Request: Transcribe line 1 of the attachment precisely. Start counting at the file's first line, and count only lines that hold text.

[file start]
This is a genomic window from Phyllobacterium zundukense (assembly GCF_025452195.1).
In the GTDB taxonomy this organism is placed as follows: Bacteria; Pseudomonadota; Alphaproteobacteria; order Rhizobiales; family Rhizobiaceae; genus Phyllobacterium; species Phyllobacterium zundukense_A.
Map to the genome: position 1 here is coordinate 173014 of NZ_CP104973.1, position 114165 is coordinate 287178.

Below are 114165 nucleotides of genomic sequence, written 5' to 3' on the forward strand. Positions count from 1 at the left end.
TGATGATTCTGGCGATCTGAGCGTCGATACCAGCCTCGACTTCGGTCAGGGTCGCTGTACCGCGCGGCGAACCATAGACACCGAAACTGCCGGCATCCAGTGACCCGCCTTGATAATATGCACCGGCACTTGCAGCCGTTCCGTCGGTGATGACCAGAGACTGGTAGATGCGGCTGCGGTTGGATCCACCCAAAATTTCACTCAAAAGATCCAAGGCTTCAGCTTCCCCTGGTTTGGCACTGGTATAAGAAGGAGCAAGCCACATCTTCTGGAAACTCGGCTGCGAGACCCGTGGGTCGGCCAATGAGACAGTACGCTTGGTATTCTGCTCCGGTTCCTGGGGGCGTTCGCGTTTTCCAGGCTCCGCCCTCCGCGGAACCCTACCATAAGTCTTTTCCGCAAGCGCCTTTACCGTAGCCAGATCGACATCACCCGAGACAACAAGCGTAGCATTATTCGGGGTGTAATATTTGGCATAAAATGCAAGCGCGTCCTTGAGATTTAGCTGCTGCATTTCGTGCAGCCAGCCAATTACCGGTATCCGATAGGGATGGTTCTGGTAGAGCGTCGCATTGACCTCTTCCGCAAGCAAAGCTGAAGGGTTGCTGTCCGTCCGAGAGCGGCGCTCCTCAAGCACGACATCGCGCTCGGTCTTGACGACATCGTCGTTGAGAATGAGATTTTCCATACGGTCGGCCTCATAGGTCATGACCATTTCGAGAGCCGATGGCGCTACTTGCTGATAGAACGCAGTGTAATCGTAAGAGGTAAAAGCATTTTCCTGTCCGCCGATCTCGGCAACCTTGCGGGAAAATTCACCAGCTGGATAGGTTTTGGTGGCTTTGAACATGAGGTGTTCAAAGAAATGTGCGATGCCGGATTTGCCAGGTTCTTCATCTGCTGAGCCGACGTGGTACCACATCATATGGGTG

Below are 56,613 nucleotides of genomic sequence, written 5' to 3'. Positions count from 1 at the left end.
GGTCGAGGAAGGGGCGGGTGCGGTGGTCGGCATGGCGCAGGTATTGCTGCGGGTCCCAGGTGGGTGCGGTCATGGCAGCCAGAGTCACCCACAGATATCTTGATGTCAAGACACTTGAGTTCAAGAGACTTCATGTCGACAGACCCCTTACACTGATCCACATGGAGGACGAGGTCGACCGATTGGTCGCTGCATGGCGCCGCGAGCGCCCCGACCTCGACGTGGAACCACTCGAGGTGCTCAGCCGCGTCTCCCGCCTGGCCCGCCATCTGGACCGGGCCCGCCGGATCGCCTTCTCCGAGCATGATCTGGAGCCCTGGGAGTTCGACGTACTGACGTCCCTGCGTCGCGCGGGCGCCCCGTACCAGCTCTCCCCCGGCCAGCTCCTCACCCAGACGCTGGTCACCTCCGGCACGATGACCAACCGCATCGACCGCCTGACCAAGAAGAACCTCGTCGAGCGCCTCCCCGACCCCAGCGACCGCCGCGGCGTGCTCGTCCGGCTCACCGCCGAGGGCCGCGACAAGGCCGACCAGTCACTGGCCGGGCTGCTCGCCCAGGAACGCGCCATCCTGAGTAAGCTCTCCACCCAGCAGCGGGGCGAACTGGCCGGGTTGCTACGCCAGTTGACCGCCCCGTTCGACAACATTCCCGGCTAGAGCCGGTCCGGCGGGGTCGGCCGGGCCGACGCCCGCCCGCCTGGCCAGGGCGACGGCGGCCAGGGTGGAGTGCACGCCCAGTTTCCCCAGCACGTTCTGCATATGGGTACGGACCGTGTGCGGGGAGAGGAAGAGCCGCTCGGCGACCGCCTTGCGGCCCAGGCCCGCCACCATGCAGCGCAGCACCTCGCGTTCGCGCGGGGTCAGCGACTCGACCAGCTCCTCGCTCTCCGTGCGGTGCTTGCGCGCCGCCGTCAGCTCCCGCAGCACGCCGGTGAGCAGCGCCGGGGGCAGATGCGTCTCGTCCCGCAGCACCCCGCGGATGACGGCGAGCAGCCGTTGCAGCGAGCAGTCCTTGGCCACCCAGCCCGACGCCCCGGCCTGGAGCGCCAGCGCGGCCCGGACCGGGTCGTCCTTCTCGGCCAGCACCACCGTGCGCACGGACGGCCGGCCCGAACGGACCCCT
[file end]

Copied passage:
This is a genomic window from Phyllobacterium zundukense (assembly GCF_025452195.1).